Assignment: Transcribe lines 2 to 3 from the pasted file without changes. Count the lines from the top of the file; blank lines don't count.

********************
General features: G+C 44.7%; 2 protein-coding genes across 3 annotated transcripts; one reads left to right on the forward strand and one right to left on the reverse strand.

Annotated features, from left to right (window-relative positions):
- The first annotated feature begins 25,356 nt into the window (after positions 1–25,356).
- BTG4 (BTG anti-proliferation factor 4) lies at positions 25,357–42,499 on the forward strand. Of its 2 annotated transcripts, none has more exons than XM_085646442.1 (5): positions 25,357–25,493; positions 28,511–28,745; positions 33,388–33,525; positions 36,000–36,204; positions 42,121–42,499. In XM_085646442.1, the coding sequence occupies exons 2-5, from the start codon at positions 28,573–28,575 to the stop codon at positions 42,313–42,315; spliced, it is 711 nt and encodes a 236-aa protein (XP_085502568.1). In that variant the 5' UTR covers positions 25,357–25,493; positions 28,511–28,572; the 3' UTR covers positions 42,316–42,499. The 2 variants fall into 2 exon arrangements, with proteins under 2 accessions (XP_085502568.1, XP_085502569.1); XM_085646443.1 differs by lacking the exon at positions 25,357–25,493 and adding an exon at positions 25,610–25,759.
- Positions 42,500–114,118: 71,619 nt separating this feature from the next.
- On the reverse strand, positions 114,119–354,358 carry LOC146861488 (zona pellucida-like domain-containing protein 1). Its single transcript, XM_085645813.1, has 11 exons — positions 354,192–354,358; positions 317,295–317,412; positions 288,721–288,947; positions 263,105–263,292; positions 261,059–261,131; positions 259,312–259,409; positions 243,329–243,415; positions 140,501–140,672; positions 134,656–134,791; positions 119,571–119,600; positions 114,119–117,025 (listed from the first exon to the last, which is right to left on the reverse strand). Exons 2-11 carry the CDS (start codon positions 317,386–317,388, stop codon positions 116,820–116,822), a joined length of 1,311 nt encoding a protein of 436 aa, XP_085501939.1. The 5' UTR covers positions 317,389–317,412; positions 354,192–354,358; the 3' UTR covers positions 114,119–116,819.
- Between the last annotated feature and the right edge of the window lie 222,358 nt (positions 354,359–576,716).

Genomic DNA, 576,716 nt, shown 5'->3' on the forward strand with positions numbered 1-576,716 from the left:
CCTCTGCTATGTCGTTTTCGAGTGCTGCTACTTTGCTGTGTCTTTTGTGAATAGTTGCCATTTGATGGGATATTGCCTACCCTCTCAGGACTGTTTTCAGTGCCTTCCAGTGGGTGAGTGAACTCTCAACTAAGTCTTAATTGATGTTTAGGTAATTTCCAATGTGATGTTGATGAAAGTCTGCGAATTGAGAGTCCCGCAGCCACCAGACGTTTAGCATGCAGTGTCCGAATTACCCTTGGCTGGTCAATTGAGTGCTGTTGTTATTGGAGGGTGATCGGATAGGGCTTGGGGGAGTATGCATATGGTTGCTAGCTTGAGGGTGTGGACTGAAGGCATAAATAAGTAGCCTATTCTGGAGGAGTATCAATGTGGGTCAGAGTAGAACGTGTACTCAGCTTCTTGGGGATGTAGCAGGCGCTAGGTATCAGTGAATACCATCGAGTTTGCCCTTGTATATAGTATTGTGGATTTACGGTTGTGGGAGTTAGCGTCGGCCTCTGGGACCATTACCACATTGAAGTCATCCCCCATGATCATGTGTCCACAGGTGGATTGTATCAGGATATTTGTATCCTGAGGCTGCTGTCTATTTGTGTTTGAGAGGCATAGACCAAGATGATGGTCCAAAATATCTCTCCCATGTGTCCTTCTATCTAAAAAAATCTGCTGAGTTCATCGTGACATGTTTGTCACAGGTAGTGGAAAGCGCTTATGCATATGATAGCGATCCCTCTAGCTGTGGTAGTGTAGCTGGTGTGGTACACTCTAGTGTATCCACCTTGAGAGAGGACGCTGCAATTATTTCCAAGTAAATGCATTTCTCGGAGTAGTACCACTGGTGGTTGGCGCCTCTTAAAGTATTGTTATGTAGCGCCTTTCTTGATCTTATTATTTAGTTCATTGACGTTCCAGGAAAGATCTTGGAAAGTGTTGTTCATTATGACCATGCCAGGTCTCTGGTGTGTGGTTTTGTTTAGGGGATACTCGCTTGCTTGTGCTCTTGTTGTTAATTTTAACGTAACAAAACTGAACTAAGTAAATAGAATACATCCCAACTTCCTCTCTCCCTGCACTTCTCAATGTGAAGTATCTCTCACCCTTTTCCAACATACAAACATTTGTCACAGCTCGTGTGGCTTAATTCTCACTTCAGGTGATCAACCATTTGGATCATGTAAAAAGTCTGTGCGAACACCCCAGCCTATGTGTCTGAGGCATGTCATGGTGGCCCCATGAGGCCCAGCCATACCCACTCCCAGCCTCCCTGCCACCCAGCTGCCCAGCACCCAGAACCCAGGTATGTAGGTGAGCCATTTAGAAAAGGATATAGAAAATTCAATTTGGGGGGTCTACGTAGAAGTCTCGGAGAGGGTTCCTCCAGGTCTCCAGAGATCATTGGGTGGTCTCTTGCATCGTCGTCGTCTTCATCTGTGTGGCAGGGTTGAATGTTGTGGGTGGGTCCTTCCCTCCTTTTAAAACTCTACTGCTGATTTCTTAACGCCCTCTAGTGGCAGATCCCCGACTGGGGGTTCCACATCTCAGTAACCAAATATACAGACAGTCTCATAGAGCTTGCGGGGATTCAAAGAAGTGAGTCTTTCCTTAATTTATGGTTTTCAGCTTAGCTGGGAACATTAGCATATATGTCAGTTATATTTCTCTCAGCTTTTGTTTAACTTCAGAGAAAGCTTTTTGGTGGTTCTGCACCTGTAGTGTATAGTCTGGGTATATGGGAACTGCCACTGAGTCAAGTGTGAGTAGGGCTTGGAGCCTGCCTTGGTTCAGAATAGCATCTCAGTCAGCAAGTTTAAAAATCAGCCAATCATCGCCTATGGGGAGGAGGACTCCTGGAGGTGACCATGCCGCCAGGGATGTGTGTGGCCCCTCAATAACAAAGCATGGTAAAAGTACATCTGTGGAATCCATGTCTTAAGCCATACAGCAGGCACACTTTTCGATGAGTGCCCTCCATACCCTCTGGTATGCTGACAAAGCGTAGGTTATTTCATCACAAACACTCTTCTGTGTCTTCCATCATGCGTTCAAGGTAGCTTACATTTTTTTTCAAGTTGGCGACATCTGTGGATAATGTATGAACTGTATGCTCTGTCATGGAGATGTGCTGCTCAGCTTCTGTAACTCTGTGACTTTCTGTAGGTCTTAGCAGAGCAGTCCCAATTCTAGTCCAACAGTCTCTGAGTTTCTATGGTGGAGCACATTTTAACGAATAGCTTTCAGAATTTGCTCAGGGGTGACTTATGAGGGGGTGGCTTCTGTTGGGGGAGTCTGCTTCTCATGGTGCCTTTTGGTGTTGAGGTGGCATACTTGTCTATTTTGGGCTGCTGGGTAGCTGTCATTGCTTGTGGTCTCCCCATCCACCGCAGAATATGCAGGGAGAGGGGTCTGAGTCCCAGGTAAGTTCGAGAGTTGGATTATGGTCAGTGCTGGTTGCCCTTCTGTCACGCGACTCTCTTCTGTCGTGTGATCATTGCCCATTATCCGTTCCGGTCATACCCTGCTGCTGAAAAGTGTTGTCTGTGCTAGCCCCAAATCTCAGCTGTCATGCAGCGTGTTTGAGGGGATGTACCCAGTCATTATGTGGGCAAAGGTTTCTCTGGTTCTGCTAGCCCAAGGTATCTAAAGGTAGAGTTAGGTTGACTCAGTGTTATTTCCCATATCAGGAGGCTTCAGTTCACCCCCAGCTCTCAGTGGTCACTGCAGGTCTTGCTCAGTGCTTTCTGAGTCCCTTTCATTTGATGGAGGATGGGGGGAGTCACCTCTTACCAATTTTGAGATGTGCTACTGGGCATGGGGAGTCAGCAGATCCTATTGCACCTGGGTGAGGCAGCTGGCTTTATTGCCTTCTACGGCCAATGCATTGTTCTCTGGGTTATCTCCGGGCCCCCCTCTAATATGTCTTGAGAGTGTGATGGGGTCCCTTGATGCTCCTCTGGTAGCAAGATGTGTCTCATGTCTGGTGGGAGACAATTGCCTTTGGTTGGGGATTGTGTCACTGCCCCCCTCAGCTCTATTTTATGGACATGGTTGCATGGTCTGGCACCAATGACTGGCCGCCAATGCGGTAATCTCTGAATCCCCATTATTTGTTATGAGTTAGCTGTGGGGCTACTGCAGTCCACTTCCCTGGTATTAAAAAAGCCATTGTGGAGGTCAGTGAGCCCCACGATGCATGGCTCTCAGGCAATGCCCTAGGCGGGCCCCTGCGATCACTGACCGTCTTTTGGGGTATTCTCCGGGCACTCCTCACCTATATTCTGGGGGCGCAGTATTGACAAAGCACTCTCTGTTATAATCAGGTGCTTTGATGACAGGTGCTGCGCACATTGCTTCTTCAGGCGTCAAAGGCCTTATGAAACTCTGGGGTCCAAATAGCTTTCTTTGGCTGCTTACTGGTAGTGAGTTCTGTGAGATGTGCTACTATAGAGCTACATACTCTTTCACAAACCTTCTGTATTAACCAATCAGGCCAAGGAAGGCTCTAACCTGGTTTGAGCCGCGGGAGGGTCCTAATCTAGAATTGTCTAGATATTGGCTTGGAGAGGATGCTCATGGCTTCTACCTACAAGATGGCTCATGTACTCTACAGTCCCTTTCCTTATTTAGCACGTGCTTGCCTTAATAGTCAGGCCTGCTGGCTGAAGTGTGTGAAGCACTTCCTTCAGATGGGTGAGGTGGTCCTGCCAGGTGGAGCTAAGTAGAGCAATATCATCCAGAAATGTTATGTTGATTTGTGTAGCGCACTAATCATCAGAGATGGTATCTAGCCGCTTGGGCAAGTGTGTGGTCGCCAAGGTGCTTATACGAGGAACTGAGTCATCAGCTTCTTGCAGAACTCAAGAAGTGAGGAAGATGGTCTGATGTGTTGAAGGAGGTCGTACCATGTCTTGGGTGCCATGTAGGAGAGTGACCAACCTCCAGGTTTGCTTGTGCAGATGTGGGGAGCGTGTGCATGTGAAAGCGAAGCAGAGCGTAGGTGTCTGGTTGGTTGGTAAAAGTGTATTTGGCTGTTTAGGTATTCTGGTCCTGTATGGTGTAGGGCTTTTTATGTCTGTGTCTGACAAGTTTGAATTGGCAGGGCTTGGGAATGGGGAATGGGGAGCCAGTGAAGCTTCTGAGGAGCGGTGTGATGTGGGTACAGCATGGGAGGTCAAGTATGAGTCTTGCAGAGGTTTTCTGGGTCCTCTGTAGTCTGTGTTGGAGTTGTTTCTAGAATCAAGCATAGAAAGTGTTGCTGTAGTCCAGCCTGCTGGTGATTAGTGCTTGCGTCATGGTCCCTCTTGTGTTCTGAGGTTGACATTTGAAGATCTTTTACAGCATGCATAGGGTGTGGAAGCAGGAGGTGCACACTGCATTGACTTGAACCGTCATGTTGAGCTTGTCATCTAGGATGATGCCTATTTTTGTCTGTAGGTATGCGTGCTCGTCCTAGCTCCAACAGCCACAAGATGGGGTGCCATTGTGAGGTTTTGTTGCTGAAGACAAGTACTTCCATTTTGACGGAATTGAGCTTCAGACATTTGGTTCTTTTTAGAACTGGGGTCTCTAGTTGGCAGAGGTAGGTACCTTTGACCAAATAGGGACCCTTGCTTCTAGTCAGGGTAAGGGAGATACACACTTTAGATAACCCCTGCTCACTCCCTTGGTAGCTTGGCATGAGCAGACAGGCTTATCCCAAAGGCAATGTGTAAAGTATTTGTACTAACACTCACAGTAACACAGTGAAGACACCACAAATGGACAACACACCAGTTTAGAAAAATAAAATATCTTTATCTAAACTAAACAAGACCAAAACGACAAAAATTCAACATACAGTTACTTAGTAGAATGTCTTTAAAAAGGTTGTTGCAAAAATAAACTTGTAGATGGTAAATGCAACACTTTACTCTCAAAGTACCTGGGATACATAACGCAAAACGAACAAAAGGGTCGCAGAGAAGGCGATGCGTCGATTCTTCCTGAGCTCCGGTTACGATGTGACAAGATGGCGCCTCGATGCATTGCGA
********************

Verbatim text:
Annotated features, from left to right (window-relative positions):
- The first annotated feature begins 25,356 nt into the window (after positions 1–25,356).